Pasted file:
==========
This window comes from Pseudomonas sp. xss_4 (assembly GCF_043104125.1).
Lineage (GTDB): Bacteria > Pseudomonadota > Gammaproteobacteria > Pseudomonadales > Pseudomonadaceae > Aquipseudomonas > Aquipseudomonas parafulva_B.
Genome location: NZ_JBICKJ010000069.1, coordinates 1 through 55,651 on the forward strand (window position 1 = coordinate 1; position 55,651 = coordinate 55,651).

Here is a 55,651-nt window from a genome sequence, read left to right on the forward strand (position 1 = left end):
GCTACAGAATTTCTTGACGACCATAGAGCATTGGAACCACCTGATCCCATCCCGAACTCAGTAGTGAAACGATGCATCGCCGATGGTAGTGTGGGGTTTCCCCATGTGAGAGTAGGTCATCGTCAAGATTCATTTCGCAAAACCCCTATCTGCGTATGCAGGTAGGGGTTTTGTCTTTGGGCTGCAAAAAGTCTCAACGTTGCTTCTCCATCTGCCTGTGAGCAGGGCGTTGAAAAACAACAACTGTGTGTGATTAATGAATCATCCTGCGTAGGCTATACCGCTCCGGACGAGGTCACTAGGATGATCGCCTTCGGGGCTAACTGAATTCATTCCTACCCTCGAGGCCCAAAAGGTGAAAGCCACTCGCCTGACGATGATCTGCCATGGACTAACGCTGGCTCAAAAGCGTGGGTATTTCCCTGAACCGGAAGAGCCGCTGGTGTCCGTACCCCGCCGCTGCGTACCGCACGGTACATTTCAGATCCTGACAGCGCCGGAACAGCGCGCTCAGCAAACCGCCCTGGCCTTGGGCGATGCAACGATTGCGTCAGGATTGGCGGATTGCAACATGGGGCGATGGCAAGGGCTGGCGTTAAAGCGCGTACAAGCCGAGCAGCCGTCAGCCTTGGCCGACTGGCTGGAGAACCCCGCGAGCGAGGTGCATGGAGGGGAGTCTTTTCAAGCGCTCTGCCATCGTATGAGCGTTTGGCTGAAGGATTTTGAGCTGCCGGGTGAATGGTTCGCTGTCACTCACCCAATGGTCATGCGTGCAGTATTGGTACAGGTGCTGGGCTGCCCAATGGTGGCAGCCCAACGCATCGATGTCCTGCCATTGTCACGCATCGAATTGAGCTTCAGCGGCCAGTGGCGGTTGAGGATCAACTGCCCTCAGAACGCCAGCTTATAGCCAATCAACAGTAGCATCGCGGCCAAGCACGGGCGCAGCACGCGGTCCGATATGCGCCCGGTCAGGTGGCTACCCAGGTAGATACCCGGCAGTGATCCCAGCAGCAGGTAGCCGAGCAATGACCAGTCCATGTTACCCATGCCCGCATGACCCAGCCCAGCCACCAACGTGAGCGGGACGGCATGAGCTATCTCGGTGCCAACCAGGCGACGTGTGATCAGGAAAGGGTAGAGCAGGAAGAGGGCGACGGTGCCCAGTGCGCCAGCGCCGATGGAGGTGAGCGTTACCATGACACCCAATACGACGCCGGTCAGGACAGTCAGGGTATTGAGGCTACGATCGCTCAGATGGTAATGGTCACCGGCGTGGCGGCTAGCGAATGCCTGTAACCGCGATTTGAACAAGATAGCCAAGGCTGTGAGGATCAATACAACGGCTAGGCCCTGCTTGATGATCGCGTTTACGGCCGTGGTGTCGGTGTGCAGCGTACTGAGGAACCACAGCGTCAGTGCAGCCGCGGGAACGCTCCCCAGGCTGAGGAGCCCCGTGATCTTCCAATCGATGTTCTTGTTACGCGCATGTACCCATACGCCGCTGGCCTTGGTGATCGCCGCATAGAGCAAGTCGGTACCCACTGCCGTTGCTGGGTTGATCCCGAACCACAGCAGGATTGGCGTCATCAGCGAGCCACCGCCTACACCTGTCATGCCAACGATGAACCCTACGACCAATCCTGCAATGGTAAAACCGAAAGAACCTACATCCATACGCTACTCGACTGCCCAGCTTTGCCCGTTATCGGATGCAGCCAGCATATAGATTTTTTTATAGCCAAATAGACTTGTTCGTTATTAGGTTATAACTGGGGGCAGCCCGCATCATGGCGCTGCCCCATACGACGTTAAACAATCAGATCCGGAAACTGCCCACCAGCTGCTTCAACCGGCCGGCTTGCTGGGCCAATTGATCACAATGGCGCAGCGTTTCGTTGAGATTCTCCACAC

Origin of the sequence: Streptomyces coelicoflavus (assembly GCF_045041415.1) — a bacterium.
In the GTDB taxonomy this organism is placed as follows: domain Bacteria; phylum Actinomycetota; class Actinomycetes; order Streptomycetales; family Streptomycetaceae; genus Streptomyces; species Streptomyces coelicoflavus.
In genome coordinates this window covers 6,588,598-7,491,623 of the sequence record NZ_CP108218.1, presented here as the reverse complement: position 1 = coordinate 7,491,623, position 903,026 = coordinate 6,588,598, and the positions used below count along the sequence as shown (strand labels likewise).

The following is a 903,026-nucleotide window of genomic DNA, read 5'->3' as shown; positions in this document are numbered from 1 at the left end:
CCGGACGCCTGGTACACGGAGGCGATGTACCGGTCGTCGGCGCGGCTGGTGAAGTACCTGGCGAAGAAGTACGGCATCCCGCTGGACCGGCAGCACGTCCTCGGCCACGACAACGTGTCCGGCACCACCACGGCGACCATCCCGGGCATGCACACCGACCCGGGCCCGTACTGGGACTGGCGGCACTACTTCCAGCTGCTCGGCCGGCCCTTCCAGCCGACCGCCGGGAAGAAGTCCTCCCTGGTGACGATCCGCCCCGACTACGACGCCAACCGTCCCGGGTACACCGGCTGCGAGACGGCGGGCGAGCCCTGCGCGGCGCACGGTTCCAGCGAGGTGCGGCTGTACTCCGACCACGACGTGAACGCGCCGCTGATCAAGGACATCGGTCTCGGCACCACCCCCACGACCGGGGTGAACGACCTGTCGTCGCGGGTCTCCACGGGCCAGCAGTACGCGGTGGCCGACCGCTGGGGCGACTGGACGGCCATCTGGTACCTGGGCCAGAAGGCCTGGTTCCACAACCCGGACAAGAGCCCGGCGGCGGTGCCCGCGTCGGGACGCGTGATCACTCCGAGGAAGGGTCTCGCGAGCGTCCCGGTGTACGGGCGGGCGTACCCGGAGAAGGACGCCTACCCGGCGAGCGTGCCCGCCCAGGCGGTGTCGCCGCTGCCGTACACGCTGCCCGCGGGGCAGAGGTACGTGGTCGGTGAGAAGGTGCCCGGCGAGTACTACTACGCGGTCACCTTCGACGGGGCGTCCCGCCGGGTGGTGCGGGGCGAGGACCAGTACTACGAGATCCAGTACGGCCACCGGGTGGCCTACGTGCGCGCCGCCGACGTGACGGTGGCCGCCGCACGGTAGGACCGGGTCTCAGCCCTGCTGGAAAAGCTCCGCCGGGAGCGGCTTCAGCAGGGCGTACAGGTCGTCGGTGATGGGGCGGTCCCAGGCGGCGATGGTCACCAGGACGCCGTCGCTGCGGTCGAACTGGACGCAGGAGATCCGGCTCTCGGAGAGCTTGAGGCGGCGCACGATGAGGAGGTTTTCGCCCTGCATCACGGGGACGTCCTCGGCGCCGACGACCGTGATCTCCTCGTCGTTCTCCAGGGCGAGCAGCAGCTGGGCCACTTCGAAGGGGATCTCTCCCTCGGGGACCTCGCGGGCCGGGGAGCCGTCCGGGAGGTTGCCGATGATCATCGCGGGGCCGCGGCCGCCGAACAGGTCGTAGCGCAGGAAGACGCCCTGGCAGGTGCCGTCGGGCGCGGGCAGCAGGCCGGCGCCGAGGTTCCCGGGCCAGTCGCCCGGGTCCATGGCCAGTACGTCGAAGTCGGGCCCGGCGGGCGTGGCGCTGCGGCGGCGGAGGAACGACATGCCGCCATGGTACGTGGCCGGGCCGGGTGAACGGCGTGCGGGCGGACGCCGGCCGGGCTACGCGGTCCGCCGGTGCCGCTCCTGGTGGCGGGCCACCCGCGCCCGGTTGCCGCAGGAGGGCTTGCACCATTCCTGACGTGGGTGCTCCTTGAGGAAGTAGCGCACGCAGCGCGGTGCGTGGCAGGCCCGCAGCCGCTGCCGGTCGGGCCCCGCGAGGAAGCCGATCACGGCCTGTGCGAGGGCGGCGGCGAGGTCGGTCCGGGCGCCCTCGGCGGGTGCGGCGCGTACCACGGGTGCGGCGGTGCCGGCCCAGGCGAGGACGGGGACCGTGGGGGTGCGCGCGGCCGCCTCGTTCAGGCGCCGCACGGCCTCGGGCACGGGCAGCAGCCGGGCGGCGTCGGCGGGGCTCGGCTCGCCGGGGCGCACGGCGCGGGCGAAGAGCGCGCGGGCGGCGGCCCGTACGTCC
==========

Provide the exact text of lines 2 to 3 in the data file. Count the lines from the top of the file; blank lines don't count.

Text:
Lineage (GTDB): Bacteria > Pseudomonadota > Gammaproteobacteria > Pseudomonadales > Pseudomonadaceae > Aquipseudomonas > Aquipseudomonas parafulva_B.
Genome location: NZ_JBICKJ010000069.1, coordinates 1 through 55,651 on the forward strand (window position 1 = coordinate 1; position 55,651 = coordinate 55,651).